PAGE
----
Calculating the Elasticity of Demand
Original point 410 Price (dollars per chip) = -\$20 New point 390 Da = 8 Quantity (millions of chips per year)

Price (dollars per chip)
Original point 410 Price (dollars per chip) = -\$20 400 Pave = \$400 New point 390 Da = 8 Quantity (millions of chips per year)

Calculating the Elasticity of Demand
Original point 410 Price (dollars per chip) = -\$20 400 Pave =\$400 New point Qave = 40 390 Da = 8 Quantity (millions of chips per year)

Calculating Elasticity
= - 4

Inelastic and Elastic Demand
Three demand curves that cover the entire range of possible elasticities of demand: Perfectly inelastic Unit elastic Perfectly elastic

Perfectly inelastic demand
Implies that quantity demanded remains constant when price changes occur. Price elasticity of demand = 0

Price D Elasticity = 0 12 Perfectly Inelastic 6 1 Quantity

Unit elastic demand Implies that the percentage change in quantity demanded equals the percentage change in price. Price elasticity of demand = -1

Unit Elastic Demand Price Elasticity = -1 12 Unit Elasticity 6 D 1 2 3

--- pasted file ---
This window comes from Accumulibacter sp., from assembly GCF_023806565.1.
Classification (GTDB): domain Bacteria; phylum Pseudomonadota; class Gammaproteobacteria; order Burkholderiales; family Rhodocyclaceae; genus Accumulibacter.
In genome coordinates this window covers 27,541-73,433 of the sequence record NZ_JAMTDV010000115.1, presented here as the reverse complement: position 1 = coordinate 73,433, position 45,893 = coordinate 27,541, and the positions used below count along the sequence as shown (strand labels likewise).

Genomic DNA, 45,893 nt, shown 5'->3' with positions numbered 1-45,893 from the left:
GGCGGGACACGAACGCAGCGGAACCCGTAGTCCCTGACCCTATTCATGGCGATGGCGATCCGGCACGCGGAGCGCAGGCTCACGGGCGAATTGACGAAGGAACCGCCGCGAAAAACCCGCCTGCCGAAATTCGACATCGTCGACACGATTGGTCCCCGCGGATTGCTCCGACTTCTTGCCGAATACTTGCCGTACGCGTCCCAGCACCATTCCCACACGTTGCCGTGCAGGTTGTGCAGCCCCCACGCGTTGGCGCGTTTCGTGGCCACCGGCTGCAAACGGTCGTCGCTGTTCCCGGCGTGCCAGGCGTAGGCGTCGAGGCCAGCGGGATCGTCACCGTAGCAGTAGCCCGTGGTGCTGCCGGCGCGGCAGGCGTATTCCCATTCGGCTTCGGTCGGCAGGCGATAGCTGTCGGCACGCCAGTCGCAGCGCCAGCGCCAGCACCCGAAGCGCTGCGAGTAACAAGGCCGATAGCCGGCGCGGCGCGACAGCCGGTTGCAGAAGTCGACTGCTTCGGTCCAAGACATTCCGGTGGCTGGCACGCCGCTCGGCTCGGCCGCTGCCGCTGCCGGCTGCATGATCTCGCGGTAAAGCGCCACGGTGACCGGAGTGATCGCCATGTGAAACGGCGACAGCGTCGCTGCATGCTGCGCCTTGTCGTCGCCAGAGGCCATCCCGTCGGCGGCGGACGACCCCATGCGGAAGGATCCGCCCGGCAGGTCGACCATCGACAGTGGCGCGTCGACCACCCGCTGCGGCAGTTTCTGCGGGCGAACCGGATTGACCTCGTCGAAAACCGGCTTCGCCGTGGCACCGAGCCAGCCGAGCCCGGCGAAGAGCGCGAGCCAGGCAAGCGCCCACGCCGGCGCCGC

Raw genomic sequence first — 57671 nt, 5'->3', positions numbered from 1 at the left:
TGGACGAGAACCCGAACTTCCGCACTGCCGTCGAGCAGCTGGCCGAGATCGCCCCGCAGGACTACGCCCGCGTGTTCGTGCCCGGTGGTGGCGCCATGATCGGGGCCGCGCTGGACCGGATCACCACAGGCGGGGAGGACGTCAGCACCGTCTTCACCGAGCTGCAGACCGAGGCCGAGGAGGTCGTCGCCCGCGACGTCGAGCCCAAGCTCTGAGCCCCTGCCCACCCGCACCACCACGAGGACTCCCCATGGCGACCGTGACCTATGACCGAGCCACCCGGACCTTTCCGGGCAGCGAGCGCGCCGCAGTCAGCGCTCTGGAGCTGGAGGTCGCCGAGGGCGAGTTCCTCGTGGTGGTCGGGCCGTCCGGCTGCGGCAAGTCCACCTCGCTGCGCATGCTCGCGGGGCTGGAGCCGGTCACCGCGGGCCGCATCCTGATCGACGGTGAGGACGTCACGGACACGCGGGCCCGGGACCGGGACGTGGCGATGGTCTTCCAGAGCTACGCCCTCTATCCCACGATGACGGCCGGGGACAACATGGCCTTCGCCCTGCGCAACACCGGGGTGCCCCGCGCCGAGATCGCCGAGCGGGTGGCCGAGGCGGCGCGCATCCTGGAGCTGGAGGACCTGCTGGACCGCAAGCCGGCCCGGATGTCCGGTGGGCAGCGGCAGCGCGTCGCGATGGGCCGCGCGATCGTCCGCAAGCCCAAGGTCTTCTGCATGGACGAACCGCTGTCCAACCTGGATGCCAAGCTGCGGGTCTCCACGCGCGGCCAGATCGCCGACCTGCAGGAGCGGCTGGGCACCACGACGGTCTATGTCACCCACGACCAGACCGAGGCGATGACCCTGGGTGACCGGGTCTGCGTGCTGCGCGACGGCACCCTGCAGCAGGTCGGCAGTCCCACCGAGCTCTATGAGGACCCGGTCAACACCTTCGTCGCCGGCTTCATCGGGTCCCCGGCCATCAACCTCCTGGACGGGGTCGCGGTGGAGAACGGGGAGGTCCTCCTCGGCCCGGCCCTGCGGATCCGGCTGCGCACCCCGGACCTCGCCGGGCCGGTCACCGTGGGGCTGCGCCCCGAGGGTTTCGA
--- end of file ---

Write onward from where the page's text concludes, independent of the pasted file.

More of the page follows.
Quantity

Perfectly elastic demand
Implies that if price increases by any percentage, quantity demanded will fall to 0 and if price decreases by any percentage, quantity will rise to infinity. Price elasticity of demand =

Perfectly Elastic Demand
Price Elasticity = 12 D3 6 Perfectly Elastic Quantity

Inelastic and Elastic Demand
Inelastic demand Implies the percentage change in quantity demanded is less than the percentage change in price. In absolute sense, price elasticity of demand > 0 and < 1 Elastic demand Implies the percentage change in quantity demanded is greater than the percentage change in price. In absolute sense, price elasticity of demand > 1

Elasticity Along a Straight-Line Demand Curve
500 Price (dollars per chip) 400 300 250 200 100 Quantity (millions of chips per year)

Elasticity Along a Straight-Line Demand Curve
500 Lowering the price from \$500 to \$300 results in a price elasticity of demand of -4. Elastic Price (dollars per chip) 400 300 250 200 100 Quantity (millions of chips per year)

Elasticity Along a Straight-Line Demand Curve
500 Lowering the price from \$200 to \$0 results in a price elasticity of demand of -1/ 4. Price (dollars per chip) 400 Inelastic 300 250 200 Elasticity = -1/4 100 Quantity (millions of chips per year)

Elasticity Along a Straight-Line Demand Curve
500 Lowering the price from \$500 to \$0 results in a price elasticity of demand of -1. |Elasticity| > 1 Price (dollars per chip) 400 |Elasticity| = 1 300 250 200 |Elasticity| < 1 100 Quantity (millions of chips per year)